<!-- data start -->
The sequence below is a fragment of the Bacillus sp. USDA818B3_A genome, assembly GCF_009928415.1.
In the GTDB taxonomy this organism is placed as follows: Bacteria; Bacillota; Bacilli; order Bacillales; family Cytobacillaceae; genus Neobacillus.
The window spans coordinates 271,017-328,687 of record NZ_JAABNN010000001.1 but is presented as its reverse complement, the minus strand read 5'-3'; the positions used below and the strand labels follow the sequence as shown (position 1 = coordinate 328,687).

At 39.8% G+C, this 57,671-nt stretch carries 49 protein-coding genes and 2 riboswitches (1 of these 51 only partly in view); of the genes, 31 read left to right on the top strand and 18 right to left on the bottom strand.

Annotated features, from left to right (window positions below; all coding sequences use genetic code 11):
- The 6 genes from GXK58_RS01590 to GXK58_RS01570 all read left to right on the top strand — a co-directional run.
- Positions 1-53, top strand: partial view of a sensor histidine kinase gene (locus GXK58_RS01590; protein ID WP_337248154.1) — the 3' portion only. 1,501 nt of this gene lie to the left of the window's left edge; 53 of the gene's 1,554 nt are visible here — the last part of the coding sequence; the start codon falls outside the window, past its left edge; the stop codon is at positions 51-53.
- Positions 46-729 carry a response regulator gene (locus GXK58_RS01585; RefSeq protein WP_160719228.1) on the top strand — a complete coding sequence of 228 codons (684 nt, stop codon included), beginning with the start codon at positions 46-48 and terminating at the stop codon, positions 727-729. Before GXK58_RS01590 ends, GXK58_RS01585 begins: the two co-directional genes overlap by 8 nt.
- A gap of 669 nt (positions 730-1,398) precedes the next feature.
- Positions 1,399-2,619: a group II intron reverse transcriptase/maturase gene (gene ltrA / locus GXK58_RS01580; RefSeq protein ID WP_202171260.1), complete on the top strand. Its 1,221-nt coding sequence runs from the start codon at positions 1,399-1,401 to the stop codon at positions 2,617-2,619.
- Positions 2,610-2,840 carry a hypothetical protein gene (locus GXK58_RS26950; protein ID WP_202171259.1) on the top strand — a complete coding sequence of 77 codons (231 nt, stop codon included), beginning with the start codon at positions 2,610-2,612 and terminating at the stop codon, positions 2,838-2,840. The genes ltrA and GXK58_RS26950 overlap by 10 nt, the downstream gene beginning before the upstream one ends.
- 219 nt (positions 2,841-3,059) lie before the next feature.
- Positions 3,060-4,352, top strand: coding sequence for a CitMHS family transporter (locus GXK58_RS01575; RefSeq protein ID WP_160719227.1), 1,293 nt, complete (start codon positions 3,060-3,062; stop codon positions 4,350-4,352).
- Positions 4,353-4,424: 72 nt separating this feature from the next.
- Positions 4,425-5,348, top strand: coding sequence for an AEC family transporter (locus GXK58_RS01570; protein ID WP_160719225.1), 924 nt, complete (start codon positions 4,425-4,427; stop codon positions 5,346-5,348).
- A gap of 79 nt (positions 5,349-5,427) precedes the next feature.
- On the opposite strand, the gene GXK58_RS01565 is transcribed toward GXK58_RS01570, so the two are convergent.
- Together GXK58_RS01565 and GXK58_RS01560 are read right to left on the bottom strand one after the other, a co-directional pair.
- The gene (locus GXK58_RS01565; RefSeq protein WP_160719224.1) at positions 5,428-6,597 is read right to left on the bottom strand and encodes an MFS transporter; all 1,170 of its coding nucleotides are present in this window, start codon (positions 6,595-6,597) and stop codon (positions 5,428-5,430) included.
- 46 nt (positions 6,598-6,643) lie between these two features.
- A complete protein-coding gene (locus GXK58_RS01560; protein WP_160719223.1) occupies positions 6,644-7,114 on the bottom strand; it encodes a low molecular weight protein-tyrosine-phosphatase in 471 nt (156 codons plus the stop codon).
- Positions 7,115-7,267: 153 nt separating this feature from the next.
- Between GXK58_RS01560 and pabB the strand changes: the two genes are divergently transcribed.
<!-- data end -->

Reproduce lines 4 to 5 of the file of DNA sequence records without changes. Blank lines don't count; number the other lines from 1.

At 39.8% G+C, this 57,671-nt stretch carries 49 protein-coding genes and 2 riboswitches (1 of these 51 only partly in view); of the genes, 31 read left to right on the top strand and 18 right to left on the bottom strand.

Annotated features, from left to right (window positions below; all coding sequences use genetic code 11):